One of these beliefs is the “seen not heard” mentality that is applied specifically to women and children. In fact, Cheung states that Kingston’s “parents’ culture disapproves of free speech” (168). Many will argue that this is oppressive and does not allow a person to grow; however, I argue that the reader (particularly the non-Asian reader) needs to approach the request for silence, of the woman and children, with an open mind and remember that American ways are different from Chinese ways.
Kingston’s Chinese parents do not see what they are doing as the suppression of the voice; rather, they are keeping with their ancestral tradition. The importance of silence among a people is not something that is limited merely to the Asian culture. We see the way in which silence is applied in Diana Garcia’s collection When Living Was A Labor Camp. Garcia was raised in a labor camp in California with other immigrant families. Like many other environments, the development of certain “rules” that each family lived by became a part of their life.
One of the apparent rules is one should be mindful of what is said outside the camp. This differs slightly from the Chinese culture because the Hispanics seemed to have adopted their “rules of silence” once they migrated to this country. They adapted with the environment, whereas, the Chinese had their ideas about silence already firmly in place. The Hispanics made a pact amongst themselves to maintain their silence in order to protect their family, community, and traditions. The narrator in “The Old Married Couple” writes that “he never told anyone he couldn’t swim” (38).
The person that she is speaking about is her late husband. She discovers that his silence was not limited to the outside world; rather, it appeared to encompass his whole world. Many could argue that the silence of the woman’s husband was representative of his lack of trust for all in his life. However, I view his silence as a noble silence because he was protecting the reputation and dignity of his people. He did not want his weaknesses (i. e. , his inability to swim) to be projected onto all Hispanics in his labor camp and in general.
Fatima Mujcinovic, in her article “Multiple Articulations of Exile in US Latina Literature: Confronting Exilic Absence and Trauma,” states that a man’s experience with immigration “becomes a site of disempowerment because it strips male immigrants of agency and phallic presence. It symbolizes emasculation, or, as Amy Kaminsky notes, feminization” (182). The late husband, in “The Old Married Couple,” is attempting to dispel this myth that immigration feminizes the men. His silence on his swimming incapability was meant to demonstrate that the Hispanic men can conquer anything that comes their way.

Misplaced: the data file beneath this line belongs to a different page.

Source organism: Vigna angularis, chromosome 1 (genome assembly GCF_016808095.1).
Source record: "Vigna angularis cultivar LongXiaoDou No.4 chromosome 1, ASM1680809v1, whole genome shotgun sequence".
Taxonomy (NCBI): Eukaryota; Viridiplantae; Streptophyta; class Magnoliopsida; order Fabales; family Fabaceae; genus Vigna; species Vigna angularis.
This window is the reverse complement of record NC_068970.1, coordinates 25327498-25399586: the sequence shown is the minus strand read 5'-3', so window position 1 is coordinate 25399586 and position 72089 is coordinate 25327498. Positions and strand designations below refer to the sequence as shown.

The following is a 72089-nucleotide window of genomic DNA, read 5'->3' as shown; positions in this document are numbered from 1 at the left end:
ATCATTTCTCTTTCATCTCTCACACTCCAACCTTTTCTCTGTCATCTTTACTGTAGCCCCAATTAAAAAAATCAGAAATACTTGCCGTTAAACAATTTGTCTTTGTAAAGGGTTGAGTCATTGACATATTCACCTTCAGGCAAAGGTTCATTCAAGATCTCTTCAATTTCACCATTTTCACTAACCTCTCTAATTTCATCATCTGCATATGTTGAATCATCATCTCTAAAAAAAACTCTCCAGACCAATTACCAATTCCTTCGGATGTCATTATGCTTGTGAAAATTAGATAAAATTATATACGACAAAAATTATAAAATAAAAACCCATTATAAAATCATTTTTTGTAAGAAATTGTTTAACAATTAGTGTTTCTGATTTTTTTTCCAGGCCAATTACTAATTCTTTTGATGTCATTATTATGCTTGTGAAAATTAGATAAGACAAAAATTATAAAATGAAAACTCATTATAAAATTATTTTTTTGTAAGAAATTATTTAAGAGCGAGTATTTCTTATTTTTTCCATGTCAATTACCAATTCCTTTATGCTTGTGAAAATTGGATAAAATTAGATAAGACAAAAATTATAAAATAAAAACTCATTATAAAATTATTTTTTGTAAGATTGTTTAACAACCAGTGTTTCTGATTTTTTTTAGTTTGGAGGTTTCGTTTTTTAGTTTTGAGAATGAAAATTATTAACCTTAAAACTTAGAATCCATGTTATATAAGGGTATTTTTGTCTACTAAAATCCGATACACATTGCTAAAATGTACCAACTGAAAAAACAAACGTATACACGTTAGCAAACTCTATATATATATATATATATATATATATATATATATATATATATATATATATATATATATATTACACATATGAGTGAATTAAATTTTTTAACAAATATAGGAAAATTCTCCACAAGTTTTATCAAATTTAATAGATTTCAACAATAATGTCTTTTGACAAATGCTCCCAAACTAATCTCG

The narrator in “When You Didn’t Have to See to Believe” is a girl who has been raped by a local man. Typically, in sexual assaults the victim is told “you must not tell anyone” and in this case the girl obeys her attacker. The narrator states “no one knew except me. I kept the secret/ all those years, never telling anyone, not/ even my parents, not even when we’d/ pass his house on our regular Sunday drives” (5). The young girl obeys the request for silence because she wishes to protect her parents from the anger and heartbreak that she knows they will experience if the truth is revealed.
Anzaldua writes about a woman “who is raped by her boss in the field, against whom she has no recourse” (10). I imagine that this is the case in this poem as well. The narrator’s attacker is someone in power at the labor camp and the girl suffers in silence in order to maintain her dignity and shield her parents from any further pain. In conclusion, we see various instances in which people’s voices are suppressed in these novels and I have examined the reasons behind some of these suppressions of voice. Many argue that suppression of one’s voice is harmful and as Linda Morante states “silence obliterates identity” (78).
I believe that I have shown many examples of where silence was applied or imposed with a noble intention. I have realized that it is important to put aside your own personal beliefs and examine the reasons for the suppression of the voice free of your own biases. It is only in this way that a person can find an alternate and sometimes deeper meaning to a story and determine the reason for the actions of the characters we becomes so involved with. Works Cited Anzaldua, Gloria. Borderland/La Frontera: The New Mestiza. San Francisco: Aunt Lute Books, 1987. Cheung, King-Kok. Don’t Tell: Imposed Silences in The Color Purple and The Woman Warrior. ” PMLA. 103. 2 (1988) 162-174. Garcia, Diana. When Living Was A Labor Camp. Arizona: The University of Arizona Press, 2000. Kingston, Maxine Hong. The Woman Warrior. New York: Vintage International, 1975. Morante, Linda. “From Silence to Song: The Triumph of Maxine Hong Kingston. ” Frontiers: A Journal of Women Studies. 9. 2 (1987): 78-82. Mujcinovic, Fatima. “Multiple Articulations of Exile in US Latina Literature: Confronting Exilic Absence and Trauma. ” MELUS. 28. 4 (2003): 167-186.